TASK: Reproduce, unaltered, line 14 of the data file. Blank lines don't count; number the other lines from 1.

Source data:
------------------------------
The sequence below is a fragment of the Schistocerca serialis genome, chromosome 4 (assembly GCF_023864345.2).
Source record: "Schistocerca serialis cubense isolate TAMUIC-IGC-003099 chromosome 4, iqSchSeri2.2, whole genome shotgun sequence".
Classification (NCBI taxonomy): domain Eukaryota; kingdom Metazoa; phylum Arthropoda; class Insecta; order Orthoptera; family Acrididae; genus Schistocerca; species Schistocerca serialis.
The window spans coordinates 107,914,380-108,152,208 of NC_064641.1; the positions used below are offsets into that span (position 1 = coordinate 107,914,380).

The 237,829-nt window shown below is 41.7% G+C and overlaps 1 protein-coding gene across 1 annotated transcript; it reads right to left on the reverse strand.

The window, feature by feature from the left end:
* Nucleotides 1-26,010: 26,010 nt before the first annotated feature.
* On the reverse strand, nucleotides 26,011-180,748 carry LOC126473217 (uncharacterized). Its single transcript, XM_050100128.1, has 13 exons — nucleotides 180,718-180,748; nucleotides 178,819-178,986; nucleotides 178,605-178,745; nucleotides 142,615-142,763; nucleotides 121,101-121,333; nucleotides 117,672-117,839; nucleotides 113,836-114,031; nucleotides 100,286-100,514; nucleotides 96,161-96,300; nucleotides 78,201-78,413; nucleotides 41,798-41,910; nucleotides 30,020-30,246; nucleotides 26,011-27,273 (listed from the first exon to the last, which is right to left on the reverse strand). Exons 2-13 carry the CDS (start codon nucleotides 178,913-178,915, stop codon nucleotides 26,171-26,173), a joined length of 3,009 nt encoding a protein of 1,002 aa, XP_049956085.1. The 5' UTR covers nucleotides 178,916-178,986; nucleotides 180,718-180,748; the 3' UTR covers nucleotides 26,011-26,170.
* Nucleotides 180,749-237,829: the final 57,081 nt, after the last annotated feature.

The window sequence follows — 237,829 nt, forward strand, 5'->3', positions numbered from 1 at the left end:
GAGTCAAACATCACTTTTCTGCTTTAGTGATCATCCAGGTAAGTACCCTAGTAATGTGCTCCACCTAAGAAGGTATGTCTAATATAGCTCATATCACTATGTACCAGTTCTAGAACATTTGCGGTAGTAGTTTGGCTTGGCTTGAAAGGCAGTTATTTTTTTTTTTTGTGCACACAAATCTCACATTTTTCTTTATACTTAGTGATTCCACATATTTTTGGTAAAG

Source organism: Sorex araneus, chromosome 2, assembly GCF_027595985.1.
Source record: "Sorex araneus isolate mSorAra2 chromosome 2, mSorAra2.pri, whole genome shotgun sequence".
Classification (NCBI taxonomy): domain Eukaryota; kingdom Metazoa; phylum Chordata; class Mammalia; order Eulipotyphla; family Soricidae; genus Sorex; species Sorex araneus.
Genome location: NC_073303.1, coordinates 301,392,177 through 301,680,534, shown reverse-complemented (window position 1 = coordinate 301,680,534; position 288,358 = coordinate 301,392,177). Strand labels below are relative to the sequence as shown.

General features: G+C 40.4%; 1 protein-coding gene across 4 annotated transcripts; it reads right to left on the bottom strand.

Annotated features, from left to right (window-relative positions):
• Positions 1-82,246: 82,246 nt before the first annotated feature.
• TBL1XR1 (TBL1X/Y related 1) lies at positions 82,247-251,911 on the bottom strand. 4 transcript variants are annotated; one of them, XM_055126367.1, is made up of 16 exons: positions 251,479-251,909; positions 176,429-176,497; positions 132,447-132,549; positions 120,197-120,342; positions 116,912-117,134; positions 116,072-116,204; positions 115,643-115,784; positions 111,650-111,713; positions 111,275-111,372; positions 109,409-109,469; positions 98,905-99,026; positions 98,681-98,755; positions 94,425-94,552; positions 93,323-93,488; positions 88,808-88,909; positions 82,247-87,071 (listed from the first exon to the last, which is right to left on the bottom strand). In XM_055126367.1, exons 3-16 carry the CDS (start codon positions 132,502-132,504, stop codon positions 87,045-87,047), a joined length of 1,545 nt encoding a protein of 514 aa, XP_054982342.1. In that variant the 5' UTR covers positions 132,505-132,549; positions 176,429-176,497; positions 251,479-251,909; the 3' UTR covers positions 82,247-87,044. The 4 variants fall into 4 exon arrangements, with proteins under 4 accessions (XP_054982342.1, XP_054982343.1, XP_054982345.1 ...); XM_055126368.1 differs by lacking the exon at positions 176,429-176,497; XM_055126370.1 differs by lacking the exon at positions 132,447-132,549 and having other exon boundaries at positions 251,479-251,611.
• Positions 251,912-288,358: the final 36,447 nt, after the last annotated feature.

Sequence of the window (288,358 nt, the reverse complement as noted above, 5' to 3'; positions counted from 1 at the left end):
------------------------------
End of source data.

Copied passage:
Classification (NCBI taxonomy): domain Eukaryota; kingdom Metazoa; phylum Chordata; class Mammalia; order Eulipotyphla; family Soricidae; genus Sorex; species Sorex araneus.